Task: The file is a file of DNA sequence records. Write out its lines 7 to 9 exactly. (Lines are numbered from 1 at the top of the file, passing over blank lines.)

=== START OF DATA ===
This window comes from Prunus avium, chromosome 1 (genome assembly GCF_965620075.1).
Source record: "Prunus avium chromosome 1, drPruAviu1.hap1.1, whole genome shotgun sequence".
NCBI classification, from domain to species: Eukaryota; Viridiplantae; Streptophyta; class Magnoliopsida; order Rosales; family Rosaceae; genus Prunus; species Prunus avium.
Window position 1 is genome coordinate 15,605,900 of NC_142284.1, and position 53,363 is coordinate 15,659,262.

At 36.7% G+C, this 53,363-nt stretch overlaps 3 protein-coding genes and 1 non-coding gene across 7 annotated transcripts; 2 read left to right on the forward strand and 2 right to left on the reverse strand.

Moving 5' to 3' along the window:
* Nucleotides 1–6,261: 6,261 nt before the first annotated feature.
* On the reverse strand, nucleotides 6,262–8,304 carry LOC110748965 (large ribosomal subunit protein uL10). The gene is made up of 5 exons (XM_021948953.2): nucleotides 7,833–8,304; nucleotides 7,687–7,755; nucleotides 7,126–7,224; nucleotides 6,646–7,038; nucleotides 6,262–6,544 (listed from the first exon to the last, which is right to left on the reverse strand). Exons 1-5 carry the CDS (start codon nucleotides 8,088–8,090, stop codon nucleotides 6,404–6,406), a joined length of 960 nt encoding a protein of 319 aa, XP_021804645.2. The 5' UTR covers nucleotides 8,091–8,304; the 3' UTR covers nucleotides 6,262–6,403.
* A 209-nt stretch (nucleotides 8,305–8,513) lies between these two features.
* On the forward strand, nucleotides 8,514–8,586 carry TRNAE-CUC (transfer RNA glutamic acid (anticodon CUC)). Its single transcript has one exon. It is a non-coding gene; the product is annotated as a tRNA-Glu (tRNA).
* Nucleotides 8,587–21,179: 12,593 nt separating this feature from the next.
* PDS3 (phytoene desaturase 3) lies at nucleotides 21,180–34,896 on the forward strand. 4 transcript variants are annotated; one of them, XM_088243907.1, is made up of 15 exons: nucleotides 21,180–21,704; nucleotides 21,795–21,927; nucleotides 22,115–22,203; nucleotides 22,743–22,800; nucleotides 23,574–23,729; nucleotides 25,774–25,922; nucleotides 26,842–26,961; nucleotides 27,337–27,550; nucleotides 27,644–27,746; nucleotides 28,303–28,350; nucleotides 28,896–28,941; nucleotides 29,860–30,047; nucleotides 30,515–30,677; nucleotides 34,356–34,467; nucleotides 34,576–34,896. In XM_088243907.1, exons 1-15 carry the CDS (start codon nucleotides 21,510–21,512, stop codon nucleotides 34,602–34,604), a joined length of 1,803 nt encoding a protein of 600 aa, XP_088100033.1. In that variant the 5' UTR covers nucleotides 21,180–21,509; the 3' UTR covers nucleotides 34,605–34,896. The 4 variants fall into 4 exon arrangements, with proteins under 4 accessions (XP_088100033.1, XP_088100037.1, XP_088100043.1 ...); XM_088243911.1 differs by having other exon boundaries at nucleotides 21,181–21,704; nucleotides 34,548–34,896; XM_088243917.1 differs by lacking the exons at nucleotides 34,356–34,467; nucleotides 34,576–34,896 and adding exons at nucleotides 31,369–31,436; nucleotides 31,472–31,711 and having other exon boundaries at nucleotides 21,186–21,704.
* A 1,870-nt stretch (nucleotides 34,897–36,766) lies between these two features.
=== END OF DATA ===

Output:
* Nucleotides 1–6,261: 6,261 nt before the first annotated feature.
* On the reverse strand, nucleotides 6,262–8,304 carry LOC110748965 (large ribosomal subunit protein uL10). The gene is made up of 5 exons (XM_021948953.2): nucleotides 7,833–8,304; nucleotides 7,687–7,755; nucleotides 7,126–7,224; nucleotides 6,646–7,038; nucleotides 6,262–6,544 (listed from the first exon to the last, which is right to left on the reverse strand). Exons 1-5 carry the CDS (start codon nucleotides 8,088–8,090, stop codon nucleotides 6,404–6,406), a joined length of 960 nt encoding a protein of 319 aa, XP_021804645.2. The 5' UTR covers nucleotides 8,091–8,304; the 3' UTR covers nucleotides 6,262–6,403.
* A 209-nt stretch (nucleotides 8,305–8,513) lies between these two features.